People can complain about the Prequels, but at least they tried to do something new, instead of just remaking the original trilogy.


I'm with you on all that, including the prequels. They are, to whatever degree of success you want to grant them, a demonstration of pure vision, and there's no doubt about that.
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Re: Twin Peaks Season 3, Star Wars, JJ and Fan Service

Postby eyeboogers » Thu Dec 19, 2019 3:18 pm

LateReg wrote:I'm with you on all that, including the prequels. They are, to whatever degree of success you want to grant them, a demonstration of pure vision, and there's no doubt about that.


I don't see that difference. Those prequels are the very epitome of why prequels are redundant (and I'm saying that as someone whose favorite film is a prequel - but one that also serves as sequel). All the film does is depict things we've already been told in the old films. Over 8 unbearable hours we have to suffer through every step of the mythology as it unfolds without any major surprises. Nothing wasn't as we thought it was, and this particular family tragedy was somehow much stronger when we as an active audience had to put the scraps of information from the original trilogy together.

At least "The Force Awakens" had an original narrative concept (thanks to Lawrence Kasdan no doubt) - how do we for once get audiences to care as much about the new characters that are the future of the storyworld as they care for the nostalgia characters? By putting them into all of the same situations and seeing how these characters react differently - who they truly are.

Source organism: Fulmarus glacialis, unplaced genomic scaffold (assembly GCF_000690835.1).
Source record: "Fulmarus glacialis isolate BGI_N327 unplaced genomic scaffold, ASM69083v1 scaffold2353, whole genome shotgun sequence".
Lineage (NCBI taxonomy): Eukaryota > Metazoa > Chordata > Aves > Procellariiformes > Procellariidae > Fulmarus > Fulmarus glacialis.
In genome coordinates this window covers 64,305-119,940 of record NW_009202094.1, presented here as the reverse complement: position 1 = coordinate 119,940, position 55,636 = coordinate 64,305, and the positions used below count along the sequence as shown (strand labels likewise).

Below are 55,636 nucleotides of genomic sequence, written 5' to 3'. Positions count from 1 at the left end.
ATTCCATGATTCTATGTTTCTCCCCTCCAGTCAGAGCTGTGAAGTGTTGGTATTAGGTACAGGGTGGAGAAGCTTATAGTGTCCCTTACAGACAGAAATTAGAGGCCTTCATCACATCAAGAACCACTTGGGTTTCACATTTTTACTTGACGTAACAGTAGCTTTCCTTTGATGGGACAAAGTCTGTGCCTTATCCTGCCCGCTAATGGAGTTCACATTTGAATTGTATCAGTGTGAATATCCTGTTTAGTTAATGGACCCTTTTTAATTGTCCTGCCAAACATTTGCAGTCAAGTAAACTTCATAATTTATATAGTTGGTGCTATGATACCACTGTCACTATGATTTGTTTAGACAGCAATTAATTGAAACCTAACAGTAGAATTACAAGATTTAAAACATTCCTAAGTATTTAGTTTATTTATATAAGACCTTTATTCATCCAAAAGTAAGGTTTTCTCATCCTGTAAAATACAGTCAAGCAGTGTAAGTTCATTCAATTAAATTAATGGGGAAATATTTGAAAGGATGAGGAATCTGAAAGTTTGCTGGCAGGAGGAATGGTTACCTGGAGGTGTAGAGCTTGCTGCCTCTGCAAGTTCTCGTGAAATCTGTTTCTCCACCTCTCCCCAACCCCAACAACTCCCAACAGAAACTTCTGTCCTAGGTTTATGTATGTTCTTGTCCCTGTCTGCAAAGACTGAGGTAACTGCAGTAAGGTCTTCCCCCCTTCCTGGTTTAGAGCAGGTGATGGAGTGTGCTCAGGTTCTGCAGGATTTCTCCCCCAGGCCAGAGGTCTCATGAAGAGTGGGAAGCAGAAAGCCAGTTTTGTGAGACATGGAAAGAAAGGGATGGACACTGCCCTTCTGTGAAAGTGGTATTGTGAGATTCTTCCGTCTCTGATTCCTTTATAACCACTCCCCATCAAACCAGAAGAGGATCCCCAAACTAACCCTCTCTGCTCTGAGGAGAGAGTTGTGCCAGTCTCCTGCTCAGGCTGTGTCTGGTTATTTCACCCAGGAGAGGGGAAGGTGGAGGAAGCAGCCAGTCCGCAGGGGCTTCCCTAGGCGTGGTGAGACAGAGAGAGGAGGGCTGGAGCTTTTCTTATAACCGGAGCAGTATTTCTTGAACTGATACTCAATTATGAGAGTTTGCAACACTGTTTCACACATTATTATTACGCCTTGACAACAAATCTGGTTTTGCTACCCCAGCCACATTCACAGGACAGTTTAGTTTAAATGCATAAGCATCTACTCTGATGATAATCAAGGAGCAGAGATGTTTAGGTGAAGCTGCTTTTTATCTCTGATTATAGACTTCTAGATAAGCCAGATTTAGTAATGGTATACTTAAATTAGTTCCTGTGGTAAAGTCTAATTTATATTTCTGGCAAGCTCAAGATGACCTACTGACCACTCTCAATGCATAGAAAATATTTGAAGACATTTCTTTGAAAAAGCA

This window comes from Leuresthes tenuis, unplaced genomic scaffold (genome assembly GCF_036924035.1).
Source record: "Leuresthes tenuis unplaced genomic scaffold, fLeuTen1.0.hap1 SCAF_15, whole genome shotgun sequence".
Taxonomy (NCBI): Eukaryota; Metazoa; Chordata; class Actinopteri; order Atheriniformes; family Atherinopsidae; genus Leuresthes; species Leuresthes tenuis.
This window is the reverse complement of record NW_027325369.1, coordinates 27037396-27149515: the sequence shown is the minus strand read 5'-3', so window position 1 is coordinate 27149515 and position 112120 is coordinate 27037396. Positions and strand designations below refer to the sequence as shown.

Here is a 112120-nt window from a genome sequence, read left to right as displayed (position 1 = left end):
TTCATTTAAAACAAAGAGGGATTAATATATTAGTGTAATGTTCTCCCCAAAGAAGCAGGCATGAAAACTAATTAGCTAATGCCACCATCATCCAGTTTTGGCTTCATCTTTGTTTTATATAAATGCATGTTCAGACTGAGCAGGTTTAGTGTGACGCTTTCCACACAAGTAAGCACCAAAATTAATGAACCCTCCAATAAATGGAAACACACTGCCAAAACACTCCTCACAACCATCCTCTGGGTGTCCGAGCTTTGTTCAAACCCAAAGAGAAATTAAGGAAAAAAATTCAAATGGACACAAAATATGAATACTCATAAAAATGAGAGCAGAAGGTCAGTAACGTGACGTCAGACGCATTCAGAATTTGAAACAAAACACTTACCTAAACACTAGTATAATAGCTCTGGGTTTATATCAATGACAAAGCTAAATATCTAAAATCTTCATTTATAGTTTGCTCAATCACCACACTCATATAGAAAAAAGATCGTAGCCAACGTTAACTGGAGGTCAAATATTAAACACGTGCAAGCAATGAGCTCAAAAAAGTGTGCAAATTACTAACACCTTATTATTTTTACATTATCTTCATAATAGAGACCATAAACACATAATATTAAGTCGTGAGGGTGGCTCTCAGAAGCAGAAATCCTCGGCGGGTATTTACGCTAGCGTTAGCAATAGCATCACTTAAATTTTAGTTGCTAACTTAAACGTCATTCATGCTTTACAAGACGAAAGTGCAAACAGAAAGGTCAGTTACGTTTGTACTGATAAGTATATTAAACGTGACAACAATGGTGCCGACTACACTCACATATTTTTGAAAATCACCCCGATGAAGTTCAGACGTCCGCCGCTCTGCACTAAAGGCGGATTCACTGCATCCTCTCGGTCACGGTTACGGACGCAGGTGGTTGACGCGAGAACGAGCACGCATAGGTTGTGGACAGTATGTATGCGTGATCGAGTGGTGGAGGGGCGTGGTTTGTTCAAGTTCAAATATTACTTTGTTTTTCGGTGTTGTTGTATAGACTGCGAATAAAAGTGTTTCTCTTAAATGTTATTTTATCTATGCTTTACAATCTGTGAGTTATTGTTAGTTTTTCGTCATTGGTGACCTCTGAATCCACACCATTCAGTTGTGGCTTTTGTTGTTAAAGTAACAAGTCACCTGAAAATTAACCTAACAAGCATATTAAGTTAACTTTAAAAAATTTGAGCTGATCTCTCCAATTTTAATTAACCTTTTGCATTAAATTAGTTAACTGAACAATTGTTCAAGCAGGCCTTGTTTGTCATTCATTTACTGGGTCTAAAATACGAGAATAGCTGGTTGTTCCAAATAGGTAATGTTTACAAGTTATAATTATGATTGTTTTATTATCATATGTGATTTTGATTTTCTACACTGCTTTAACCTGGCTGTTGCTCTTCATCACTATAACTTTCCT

Where the new films then took a disastrous wrong turn is that someone then thought it would be a good idea to repeat the same formula for the last two films in the franchise, instead of taking our newfound investment in Rey and co. and sending them into strange new missions on far off worlds.
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Re: Twin Peaks Season 3, Star Wars, JJ and Fan Service

Postby mtwentz » Thu Dec 19, 2019 3:41 pm

For me what made the prequels was Ian Mcdiarmid and the Galaxtic Senate. I really enjoyed the story of how the Republic became the Empire.

The Prequels were eerie last n the way they paralleled events in the real world. I thought they were a great lesson in how democracies can because me authoritarian.

But for those who wanted the feel of the original trilogy, I can see the disappointment; but I think the prequels were the right movies for the right time in American history.
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Re: Twin Peaks Season 3, Star Wars, JJ and Fan Service

Postby LateReg » Thu Dec 19, 2019 4:29 pm

eyeboogers wrote:
LateReg wrote:I'm with you on all that, including the prequels. They are, to whatever degree of success you want to grant them, a demonstration of pure vision, and there's no doubt about that.


I don't see that difference. Those prequels are the very epitome of why prequels are redundant (and I'm saying that as someone whose favorite film is a prequel - but one that also serves as sequel). All the film does is depict things we've already been told in the old films. Over 8 unbearable hours we have to suffer through every step of the mythology as it unfolds without any major surprises. Nothing wasn't as we thought it was, and this particular family tragedy was somehow much stronger when we as an active audience had to put the scraps of information from the original trilogy together.